What is the Driveline of My Vehicle?
Basically, it’s a system that moves power that came from the engine and was modified in the transmission to the wheels. The main component is the drive shaft: a long tube of steel that is linked to a car’s transmission at one end and the wheels at the other. It transfers the mechanical power from the transmission to the other components of the vehicle. Other components include the clutch, flywheel, transmission, differential and axles.
What’s the Difference Between A Driveline, Drivetrain & Powertrain?
The powertrain includes everything from the car’s engine to the wheels—basically, everything that gets your car moving. It creates and changes and moves power to keep you rolling smoothly.
“Driveline” and “drivetrain” are often used interchangeably to refer to the same system. The driveline includes everything in the powertrain except the engine. It takes the power produced by the engine and adjusts and directs it to help you drive.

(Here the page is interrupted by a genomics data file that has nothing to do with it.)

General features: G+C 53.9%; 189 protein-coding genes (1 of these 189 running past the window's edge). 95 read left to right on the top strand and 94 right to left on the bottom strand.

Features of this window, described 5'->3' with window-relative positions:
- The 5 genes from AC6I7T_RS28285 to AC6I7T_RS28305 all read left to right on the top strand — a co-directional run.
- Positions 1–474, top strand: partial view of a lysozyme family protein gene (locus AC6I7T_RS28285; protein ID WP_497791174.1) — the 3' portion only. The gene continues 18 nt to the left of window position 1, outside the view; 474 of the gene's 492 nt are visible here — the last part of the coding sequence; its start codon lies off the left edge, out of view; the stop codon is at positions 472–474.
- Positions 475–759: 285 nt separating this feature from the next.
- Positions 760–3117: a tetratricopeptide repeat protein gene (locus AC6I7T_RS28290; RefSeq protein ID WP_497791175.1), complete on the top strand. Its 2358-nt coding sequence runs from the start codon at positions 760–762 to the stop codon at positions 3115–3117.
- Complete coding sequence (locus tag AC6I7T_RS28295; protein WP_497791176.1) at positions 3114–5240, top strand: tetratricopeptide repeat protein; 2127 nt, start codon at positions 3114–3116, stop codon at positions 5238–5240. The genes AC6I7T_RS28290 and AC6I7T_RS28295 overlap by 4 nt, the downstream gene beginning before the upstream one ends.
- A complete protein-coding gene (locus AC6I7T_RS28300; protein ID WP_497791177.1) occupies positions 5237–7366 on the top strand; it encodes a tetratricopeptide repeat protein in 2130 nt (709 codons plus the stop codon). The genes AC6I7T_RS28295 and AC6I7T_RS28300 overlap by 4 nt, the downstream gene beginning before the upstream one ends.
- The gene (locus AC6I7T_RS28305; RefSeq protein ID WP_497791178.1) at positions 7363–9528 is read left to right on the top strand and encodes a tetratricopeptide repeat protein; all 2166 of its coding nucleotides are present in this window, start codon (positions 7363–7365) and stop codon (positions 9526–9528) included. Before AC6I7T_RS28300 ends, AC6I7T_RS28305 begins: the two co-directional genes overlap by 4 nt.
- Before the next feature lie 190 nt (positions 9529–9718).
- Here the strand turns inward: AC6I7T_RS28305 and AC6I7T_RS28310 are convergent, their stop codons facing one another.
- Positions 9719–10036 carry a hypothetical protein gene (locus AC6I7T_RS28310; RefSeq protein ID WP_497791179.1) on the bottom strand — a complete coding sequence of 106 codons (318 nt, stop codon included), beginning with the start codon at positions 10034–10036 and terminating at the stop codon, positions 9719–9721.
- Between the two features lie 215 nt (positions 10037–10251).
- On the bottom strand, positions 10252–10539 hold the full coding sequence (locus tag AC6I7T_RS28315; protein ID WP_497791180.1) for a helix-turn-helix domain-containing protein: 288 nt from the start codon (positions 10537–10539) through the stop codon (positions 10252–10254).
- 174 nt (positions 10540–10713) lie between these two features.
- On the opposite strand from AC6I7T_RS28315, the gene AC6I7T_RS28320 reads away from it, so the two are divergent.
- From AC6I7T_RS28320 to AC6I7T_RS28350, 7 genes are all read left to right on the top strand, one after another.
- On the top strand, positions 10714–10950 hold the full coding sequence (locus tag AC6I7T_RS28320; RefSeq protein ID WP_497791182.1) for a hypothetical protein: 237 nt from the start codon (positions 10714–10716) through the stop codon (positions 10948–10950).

Read: What are the Signs of a Bad Transmission? 4 Things to Look For
How Will I Know If I Need Driveline Service?
As with most intricate vehicle systems, it’s always best to check your owner’s manual to see when your manufacturer recommends getting driveline services. The general rule of thumb, however, is to have it inspected every 30,000 to 60,000 miles. Drive shafts wear down over time and accrue damage that isn’t always obvious to see.
If your vehicle is shaking, especially at high speeds, or starts making strange noises, again at high speeds, then those are probably good signs that you’re in need of driveline services at Main Street Shell. Other indicators it’s time for a tune-up are if you feel resistance while making tight turns or if your vehicle is shaking heavily as your drive.